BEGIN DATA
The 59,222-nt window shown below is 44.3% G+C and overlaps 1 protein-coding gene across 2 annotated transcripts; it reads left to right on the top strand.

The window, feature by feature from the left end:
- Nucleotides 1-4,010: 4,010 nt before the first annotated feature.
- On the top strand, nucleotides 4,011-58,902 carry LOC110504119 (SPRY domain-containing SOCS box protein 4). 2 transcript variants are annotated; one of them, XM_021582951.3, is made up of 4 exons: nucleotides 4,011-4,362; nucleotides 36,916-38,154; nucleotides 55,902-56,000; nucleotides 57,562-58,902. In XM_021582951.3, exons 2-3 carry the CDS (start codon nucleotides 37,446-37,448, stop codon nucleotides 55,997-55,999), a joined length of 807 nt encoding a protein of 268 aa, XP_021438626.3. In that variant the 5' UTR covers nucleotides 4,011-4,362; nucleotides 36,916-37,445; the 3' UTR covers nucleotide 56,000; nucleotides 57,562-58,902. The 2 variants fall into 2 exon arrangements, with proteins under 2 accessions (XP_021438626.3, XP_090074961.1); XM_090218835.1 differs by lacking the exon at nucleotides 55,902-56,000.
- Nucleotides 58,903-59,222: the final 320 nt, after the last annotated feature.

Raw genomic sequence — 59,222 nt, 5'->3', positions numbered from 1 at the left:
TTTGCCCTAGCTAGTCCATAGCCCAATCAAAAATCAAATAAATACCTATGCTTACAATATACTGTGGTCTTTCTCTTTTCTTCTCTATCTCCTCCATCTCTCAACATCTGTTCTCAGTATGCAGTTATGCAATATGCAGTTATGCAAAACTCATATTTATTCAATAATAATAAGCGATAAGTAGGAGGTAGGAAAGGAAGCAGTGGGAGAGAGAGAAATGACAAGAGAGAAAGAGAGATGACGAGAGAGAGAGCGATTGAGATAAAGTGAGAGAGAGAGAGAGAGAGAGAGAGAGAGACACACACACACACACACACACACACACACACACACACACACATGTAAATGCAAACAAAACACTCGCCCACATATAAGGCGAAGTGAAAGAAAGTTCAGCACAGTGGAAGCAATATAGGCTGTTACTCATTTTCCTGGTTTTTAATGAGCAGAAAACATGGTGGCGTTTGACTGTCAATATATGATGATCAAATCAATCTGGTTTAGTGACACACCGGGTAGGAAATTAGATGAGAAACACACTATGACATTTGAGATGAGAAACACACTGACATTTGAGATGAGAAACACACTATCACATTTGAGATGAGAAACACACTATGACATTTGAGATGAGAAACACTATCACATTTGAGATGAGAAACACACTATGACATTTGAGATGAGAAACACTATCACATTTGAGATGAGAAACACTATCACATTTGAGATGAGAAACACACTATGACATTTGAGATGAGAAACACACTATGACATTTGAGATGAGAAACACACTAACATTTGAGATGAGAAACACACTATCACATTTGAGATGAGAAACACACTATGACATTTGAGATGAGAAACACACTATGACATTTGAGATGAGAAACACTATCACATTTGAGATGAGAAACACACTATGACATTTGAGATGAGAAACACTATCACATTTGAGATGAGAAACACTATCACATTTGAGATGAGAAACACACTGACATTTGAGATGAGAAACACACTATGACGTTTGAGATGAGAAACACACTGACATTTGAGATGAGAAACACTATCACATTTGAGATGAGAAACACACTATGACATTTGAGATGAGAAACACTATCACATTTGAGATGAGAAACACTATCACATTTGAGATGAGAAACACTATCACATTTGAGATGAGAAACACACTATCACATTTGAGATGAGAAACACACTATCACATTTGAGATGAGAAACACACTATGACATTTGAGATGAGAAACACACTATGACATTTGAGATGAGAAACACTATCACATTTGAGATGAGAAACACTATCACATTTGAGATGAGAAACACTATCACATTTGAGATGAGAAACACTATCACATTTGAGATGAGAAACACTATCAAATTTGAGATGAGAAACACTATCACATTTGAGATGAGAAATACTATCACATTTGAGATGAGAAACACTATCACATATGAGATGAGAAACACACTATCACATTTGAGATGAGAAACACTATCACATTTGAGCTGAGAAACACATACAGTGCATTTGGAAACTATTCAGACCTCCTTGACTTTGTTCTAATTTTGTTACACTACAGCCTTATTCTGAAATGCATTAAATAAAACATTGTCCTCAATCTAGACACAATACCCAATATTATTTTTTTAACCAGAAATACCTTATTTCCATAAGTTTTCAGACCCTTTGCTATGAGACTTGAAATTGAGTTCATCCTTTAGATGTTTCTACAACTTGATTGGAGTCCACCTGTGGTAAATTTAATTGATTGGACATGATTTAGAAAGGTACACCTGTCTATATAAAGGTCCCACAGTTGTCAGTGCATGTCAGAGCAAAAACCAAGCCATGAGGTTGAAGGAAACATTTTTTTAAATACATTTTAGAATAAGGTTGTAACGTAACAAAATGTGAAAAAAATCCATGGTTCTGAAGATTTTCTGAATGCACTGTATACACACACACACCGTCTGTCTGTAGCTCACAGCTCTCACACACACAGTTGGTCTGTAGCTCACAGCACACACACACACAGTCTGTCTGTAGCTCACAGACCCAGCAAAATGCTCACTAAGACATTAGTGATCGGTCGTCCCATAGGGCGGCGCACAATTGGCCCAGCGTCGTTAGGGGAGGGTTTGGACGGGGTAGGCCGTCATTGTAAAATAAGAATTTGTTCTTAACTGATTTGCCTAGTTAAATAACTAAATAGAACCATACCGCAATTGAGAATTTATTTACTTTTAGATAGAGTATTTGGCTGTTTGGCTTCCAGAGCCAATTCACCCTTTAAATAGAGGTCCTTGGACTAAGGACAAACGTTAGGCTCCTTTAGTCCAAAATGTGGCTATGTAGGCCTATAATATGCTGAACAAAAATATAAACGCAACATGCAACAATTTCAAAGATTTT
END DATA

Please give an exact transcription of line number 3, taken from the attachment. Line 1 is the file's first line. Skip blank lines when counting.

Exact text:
- Nucleotides 1-4,010: 4,010 nt before the first annotated feature.